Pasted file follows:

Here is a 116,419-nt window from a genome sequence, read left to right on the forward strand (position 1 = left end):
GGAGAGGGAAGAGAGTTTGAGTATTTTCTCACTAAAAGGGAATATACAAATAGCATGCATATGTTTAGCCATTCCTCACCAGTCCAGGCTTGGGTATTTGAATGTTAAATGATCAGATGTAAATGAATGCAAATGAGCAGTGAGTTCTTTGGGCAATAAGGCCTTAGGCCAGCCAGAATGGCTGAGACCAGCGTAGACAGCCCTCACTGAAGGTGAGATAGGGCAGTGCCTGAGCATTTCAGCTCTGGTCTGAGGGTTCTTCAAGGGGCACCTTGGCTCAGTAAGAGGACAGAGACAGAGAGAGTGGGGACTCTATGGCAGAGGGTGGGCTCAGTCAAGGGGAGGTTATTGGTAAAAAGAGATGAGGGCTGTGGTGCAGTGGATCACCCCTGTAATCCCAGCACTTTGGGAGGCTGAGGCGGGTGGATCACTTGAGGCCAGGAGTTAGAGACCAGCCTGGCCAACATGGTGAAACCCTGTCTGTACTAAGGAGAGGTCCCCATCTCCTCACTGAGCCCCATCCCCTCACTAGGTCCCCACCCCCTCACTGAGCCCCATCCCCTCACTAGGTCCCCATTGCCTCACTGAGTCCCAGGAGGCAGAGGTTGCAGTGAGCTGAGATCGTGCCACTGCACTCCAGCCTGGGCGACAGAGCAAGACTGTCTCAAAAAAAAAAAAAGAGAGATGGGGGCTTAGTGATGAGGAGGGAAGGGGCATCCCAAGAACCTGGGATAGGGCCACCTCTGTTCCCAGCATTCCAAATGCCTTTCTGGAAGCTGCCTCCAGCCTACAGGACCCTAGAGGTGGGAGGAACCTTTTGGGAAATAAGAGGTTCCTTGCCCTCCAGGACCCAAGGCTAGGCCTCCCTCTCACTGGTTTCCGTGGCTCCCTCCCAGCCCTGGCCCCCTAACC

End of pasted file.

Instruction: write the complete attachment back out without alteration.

Here is a 116,419-nt window from a genome sequence, read left to right on the forward strand (position 1 = left end):
GGAGAGGGAAGAGAGTTTGAGTATTTTCTCACTAAAAGGGAATATACAAATAGCATGCATATGTTTAGCCATTCCTCACCAGTCCAGGCTTGGGTATTTGAATGTTAAATGATCAGATGTAAATGAATGCAAATGAGCAGTGAGTTCTTTGGGCAATAAGGCCTTAGGCCAGCCAGAATGGCTGAGACCAGCGTAGACAGCCCTCACTGAAGGTGAGATAGGGCAGTGCCTGAGCATTTCAGCTCTGGTCTGAGGGTTCTTCAAGGGGCACCTTGGCTCAGTAAGAGGACAGAGACAGAGAGAGTGGGGACTCTATGGCAGAGGGTGGGCTCAGTCAAGGGGAGGTTATTGGTAAAAAGAGATGAGGGCTGTGGTGCAGTGGATCACCCCTGTAATCCCAGCACTTTGGGAGGCTGAGGCGGGTGGATCACTTGAGGCCAGGAGTTAGAGACCAGCCTGGCCAACATGGTGAAACCCTGTCTGTACTAAGGAGAGGTCCCCATCTCCTCACTGAGCCCCATCCCCTCACTAGGTCCCCACCCCCTCACTGAGCCCCATCCCCTCACTAGGTCCCCATTGCCTCACTGAGTCCCAGGAGGCAGAGGTTGCAGTGAGCTGAGATCGTGCCACTGCACTCCAGCCTGGGCGACAGAGCAAGACTGTCTCAAAAAAAAAAAAAGAGAGATGGGGGCTTAGTGATGAGGAGGGAAGGGGCATCCCAAGAACCTGGGATAGGGCCACCTCTGTTCCCAGCATTCCAAATGCCTTTCTGGAAGCTGCCTCCAGCCTACAGGACCCTAGAGGTGGGAGGAACCTTTTGGGAAATAAGAGGTTCCTTGCCCTCCAGGACCCAAGGCTAGGCCTCCCTCTCACTGGTTTCCGTGGCTCCCTCCCAGCCCTGGCCCCCTAACC